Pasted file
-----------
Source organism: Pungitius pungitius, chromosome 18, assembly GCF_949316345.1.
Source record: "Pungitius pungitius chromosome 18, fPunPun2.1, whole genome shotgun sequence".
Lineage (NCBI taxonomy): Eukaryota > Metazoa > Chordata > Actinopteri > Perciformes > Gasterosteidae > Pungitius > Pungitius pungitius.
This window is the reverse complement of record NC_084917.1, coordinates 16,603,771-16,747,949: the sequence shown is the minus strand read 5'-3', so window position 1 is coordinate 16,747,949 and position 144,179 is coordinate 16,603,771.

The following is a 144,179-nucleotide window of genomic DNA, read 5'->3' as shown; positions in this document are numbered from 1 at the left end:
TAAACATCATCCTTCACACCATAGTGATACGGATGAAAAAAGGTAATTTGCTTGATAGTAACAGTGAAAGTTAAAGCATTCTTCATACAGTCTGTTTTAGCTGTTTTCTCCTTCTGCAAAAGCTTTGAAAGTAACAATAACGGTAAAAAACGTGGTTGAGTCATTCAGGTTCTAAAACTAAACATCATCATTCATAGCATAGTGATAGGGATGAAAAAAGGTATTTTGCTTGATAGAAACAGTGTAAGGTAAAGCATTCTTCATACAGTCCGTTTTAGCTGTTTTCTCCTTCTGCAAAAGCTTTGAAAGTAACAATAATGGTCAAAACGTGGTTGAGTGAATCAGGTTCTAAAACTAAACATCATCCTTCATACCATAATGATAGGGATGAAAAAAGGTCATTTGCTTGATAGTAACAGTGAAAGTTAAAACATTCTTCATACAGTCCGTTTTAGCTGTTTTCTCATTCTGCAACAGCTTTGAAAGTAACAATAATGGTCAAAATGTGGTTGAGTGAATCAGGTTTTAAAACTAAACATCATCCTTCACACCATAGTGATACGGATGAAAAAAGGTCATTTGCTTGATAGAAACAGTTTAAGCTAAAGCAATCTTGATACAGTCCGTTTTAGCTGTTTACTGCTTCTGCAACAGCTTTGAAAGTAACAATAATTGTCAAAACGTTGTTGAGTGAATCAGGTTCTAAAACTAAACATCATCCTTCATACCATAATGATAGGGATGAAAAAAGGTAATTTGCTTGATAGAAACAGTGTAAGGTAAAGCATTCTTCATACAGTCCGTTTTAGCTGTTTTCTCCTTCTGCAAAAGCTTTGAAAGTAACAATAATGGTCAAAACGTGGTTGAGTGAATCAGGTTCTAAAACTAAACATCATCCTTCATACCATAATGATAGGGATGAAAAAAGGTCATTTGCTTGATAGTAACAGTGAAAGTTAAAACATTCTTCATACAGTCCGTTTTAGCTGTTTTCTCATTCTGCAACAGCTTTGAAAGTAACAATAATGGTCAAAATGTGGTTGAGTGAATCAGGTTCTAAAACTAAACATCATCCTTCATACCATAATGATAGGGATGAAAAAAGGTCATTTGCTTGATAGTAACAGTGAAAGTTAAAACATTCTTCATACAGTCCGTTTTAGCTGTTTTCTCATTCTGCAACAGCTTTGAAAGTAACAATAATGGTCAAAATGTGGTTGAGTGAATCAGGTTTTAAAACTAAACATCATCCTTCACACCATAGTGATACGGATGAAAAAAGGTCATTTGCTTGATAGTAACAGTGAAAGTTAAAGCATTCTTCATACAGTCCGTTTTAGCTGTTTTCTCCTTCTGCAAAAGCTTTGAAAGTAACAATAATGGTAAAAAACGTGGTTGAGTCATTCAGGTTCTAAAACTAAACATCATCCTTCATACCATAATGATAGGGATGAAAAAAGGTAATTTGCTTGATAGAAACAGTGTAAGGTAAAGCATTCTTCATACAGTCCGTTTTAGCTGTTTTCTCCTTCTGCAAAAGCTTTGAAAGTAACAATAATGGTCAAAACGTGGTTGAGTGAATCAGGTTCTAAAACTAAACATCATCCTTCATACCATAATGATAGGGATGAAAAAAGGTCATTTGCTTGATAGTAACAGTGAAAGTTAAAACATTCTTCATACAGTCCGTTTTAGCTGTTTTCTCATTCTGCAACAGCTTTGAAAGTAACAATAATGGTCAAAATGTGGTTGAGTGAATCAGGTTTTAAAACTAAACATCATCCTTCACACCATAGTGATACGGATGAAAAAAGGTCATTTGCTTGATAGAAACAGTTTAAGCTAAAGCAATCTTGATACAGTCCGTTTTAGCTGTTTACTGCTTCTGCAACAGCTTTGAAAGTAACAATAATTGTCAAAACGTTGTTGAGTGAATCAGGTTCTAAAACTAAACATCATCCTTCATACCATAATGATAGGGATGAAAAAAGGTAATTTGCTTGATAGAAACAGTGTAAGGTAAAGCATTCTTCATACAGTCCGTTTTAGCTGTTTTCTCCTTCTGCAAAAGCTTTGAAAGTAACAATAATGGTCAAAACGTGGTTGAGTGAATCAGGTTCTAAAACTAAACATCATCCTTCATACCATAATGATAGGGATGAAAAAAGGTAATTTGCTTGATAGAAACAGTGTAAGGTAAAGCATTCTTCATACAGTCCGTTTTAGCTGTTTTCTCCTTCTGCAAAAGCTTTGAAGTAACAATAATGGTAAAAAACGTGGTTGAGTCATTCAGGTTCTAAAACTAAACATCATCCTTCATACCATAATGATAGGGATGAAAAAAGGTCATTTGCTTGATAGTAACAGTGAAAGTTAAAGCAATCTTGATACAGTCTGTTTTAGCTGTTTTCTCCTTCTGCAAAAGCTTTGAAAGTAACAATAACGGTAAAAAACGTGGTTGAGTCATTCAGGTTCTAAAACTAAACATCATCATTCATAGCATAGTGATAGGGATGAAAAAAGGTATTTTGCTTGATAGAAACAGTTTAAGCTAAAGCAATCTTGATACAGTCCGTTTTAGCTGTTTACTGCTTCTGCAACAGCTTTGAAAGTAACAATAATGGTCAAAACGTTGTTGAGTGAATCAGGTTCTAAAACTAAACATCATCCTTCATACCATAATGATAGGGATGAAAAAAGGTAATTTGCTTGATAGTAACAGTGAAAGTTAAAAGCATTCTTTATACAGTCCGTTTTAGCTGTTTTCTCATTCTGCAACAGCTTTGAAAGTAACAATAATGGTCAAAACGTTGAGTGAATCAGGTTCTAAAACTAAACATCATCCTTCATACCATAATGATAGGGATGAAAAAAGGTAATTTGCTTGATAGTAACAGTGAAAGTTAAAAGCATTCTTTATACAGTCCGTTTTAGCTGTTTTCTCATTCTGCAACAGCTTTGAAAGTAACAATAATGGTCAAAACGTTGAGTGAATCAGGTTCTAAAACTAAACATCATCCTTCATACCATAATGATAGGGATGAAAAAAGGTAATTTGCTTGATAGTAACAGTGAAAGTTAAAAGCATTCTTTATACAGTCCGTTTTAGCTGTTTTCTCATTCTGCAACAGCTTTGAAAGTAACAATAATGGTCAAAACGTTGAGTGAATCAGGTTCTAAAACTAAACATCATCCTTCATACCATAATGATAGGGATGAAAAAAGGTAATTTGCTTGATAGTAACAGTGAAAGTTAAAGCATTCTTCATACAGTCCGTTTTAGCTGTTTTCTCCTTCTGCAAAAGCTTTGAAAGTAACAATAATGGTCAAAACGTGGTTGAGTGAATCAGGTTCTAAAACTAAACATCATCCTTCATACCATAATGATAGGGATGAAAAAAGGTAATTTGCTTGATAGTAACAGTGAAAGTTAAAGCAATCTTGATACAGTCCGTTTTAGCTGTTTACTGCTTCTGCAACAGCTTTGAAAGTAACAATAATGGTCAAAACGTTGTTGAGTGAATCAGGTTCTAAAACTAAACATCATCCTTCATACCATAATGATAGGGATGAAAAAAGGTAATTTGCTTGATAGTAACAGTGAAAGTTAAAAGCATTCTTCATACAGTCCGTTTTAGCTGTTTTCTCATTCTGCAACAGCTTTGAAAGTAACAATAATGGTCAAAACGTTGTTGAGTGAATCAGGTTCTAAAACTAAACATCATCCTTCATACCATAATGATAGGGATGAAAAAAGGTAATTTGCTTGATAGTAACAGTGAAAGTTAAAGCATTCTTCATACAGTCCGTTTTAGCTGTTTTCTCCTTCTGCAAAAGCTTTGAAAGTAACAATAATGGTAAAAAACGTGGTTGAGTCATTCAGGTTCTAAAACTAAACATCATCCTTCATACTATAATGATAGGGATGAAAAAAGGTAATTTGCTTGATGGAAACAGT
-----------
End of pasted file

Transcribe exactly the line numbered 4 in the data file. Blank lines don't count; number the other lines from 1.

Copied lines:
This window is the reverse complement of record NC_084917.1, coordinates 16,603,771-16,747,949: the sequence shown is the minus strand read 5'-3', so window position 1 is coordinate 16,747,949 and position 144,179 is coordinate 16,603,771.